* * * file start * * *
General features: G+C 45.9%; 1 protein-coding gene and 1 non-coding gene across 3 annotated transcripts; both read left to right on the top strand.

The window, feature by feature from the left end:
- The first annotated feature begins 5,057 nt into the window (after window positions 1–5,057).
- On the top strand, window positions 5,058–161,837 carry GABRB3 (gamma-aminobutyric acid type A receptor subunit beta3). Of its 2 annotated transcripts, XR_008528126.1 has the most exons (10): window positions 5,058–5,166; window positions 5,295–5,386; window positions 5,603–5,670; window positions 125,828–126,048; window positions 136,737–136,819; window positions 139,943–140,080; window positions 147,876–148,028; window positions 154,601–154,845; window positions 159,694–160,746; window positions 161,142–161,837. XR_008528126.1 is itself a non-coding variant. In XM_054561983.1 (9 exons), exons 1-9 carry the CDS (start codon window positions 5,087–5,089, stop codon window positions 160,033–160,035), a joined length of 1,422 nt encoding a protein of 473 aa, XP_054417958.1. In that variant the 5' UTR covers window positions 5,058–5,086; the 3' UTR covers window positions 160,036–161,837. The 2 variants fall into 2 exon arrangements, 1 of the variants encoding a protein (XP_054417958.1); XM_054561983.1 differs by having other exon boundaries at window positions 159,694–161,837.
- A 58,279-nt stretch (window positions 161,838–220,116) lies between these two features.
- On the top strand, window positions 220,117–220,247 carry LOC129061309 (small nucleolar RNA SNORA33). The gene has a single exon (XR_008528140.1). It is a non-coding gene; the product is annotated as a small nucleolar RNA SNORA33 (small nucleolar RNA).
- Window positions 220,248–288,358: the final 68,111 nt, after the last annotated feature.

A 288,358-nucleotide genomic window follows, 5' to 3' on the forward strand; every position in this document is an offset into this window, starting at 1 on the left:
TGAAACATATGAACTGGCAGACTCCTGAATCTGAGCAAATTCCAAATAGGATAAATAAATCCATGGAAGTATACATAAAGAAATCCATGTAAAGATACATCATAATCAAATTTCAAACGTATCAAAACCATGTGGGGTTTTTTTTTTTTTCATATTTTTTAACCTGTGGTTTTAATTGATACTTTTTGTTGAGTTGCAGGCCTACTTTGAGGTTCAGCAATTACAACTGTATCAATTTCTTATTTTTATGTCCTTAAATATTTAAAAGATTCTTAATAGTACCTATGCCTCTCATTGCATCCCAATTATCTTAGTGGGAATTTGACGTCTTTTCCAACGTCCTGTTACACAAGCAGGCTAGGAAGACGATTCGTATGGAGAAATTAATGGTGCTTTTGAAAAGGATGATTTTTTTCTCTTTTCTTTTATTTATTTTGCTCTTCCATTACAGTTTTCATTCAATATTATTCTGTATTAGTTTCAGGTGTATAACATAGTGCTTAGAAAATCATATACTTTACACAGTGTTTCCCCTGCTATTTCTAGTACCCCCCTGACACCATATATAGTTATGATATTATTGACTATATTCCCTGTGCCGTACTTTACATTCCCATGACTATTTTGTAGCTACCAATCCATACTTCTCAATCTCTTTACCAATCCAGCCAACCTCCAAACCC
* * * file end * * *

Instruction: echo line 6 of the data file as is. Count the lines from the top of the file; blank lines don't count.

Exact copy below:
- On the top strand, window positions 220,117–220,247 carry LOC129061309 (small nucleolar RNA SNORA33). The gene has a single exon (XR_008528140.1). It is a non-coding gene; the product is annotated as a small nucleolar RNA SNORA33 (small nucleolar RNA).